Can horses get concussions?

Horses can experience trauma to the head — but can they get concussions? Take a look.

Yes, horses can get concussions from head trauma. Knowing what commonly leads to head injuries, and preventing them from happening in the first place, is key. I have seen a number of these injuries occur when horses pull back while tied and break the halter or rope. The horse then rears up, flips over backwards, and hits their head because of the pullback momentum. These injuries can be avoided if you always use a blocker tie ring or something similar that prevents the horse from breaking a halter/rope.

Trailering injuries are also common. Use the blocker tie ring in the trailer and never tie a horse even to a blocker ring until the doors/butt rope are secured. This prevents them from trying to back out of the trailer while tied, causing them to rear up and injure their head. The use of a head bumper is of utmost importance, even when trailering a “been there, done that” horse.

Lunging with side reins and dealing with behavioral/training issues on the lunge line or under saddle are other common culprits for rearing/flipping-induced head injuries. Avoid the use of fixed side reins, especially in a green horse or a rearer, and work with a trainer who can help you anticipate and avoid rearing behaviors.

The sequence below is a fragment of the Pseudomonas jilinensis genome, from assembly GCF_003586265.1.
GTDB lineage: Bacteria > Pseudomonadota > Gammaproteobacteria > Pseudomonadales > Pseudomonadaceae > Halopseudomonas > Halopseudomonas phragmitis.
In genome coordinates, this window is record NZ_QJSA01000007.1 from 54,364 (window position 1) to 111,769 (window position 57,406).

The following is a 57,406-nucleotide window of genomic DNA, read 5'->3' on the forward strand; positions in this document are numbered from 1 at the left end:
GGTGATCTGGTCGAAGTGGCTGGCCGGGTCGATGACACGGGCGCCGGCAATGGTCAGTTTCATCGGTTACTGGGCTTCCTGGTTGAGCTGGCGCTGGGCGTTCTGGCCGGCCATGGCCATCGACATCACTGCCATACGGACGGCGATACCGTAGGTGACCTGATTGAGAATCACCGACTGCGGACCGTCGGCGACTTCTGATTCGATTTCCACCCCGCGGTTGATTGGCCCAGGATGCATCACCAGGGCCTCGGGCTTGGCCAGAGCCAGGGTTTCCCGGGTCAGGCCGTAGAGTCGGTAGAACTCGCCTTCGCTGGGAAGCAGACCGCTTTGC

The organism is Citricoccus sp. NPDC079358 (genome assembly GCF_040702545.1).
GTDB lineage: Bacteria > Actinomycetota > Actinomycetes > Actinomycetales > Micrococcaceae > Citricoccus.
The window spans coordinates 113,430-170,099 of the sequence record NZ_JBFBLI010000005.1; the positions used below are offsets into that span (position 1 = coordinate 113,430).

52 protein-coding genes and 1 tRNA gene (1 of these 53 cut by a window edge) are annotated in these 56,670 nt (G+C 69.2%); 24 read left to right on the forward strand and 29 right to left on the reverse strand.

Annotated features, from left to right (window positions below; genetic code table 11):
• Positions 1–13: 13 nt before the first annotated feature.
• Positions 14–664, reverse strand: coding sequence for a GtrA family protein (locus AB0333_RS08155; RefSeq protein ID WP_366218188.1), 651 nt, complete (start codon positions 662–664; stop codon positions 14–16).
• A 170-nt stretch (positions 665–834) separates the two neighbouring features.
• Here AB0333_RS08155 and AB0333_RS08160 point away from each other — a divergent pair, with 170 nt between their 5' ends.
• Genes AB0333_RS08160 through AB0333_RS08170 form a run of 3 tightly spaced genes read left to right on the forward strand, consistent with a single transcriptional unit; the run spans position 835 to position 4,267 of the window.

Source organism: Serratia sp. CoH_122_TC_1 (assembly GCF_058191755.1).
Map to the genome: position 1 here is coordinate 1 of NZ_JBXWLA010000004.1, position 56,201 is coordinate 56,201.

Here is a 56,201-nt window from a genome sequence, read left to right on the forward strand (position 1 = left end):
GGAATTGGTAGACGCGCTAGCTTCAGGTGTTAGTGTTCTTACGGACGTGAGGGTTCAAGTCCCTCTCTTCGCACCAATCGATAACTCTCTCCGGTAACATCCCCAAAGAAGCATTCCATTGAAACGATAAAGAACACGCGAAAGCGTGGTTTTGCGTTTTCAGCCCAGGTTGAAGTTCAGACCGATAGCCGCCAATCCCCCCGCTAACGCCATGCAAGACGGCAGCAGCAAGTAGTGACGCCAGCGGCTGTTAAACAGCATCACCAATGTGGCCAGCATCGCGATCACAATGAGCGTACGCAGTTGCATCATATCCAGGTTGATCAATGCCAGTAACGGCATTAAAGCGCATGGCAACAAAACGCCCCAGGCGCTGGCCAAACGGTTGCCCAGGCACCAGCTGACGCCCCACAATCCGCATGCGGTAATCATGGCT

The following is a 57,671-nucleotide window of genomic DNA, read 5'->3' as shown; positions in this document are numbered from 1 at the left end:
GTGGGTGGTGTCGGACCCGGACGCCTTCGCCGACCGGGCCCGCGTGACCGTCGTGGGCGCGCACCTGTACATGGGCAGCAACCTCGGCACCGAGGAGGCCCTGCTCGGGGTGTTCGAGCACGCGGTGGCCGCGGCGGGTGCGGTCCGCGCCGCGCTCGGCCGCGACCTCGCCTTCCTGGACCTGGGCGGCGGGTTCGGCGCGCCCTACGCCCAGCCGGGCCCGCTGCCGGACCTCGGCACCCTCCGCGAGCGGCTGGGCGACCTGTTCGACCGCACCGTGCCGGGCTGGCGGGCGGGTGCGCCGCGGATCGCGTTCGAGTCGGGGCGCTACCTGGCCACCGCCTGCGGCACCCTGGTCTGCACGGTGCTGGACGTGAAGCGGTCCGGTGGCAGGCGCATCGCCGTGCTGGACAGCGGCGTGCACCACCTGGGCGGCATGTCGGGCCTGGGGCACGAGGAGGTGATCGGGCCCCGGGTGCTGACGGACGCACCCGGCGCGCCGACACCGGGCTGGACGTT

With this said, injuries can happen even in the best of situations, and when they do, it is an emergency situation that most likely requires veterinary intervention. Symptoms of a concussion include confusion, poor coordination, dullness/ depression, bleeding from the nose or ears, circling, blindness, convulsions, or even death. Treatment is aimed at decreasing brain swelling (steroids, diuretics) and providing supportive care to allow time to heal.

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Hannah Mueller, DVM is a 2004 graduate of Oregon State University, College of Veterinary Medicine. She strives to provide the best care possible for her patients and believes her unique holistic approach allows her to do so. Dr. Hannah has a solid foundation in sports medicine and lameness. This, along with her training in acupuncture, chiropractic, stretch exercises, massage techniques and other hands on healing modalities, allows her to rehabilitate horses to their fullest potential.